Thoughts for the summer and looking ahead
Avid readers of Altair e-bulletins will know that in our last edition we had a Christmas wish for housing and we are pleased to say that, in England, the spending review gave us quite a lot of the goodies we’d asked for: a long term settlement on rents; the HCA with an enhanced role for public sector land release; another round of grant funding; and more money.
Not a game changer perhaps but it means we can also start planning for post 2015. The season’s Block Buster was not a bad one this year. There was some good news for Scotland too, with increased grant for associations, and in Wales we await its own Housing Act.
As we head into summer, the sector is in an interesting place. Once we’ve got the devil of the detail around the settlement, we can move into delivery. Two years ahead of the actual programme and two years ahead of an election. Wow.
So our thoughts turn to the post 2015 things that are not fixed. Firstly, the tricky issue over delivery of the current programme. It looks like the first shoots of economic recovery in the construction industry are putting build costs up and increasing the price of new homes. Also a buoyant housing market doesn’t quite equate to the increased provision of homes that we need. Without a lot more homes the market remains dysfunctional.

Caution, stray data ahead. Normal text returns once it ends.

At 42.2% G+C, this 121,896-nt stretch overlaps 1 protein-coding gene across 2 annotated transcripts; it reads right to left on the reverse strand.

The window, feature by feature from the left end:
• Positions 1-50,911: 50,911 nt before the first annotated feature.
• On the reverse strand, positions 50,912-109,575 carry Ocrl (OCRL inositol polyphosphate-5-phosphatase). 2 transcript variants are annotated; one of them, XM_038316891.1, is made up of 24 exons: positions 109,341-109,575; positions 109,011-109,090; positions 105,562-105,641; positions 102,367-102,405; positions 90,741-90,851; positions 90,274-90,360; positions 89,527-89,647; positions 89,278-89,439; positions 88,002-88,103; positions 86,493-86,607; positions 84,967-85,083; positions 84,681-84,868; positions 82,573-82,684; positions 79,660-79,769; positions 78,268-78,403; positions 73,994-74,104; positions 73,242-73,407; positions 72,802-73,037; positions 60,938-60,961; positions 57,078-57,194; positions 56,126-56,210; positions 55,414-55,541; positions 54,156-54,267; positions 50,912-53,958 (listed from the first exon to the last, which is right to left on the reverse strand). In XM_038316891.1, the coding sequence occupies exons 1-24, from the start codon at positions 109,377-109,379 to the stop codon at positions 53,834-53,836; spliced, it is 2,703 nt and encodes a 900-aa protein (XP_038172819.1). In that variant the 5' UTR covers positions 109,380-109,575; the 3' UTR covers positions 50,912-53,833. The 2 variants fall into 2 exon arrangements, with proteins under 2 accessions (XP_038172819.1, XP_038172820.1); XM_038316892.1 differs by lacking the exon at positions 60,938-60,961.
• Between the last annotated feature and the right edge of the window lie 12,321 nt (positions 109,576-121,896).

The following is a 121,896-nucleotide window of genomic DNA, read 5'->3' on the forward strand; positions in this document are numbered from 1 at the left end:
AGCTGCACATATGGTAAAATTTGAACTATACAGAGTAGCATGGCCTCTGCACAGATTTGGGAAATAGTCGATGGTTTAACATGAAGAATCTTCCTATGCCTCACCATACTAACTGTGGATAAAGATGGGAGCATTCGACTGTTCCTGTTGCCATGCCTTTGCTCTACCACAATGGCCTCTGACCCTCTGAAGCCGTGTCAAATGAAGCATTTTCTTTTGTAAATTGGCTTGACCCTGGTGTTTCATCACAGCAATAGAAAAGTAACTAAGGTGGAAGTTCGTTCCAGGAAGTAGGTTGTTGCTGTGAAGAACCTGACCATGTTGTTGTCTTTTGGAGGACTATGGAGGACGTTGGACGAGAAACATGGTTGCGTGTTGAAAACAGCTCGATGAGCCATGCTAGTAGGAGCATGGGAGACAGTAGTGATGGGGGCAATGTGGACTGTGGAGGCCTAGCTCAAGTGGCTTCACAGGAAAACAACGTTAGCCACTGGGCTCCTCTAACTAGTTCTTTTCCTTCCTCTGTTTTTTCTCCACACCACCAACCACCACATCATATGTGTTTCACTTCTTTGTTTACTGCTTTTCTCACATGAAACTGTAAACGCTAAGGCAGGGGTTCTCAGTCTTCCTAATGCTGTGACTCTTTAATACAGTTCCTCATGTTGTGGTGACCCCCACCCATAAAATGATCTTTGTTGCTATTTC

Rents are unaffordable for a third of the country, says the recent Resolution Foundation report. We have the high cost of housing and the high cost of renting. But only in some parts of the country. We still have a government housing strategy that needs to address the issues beyond London and the South East.
And Universal Credit is starting to have an impact, across the UK. We will have to see whether this is more bad than good for tenants, and if the government’s belief that it will support people into work and cheaper housing comes to pass. For housing providers, business plans will need to be closely monitored and services potentially reconfigured.
Then there is the thorny question of how is it all going to be paid for. Some public funding is better than no public funding, but there is still a big gap in the cost of development that has to be filled somehow and more intensive housing management costs. But expect pressure to come on Registered Providers and local authorities to respond to the ‘something for something’ ask of Housing Minister Mark Prisk. The heat is on.
Which brings us round to the need for innovation and to take some risks, but as the summer heat gets hotter so the Regulator will want associations to stay closer to the shade.
The good thing though is that even as Summer 2013 gets into full swing we can start planning for Summer 2015. Only a world cup, another Wimbledon and a general election between us and then.
Enjoy the summer. The challenges will be waiting for the autumn.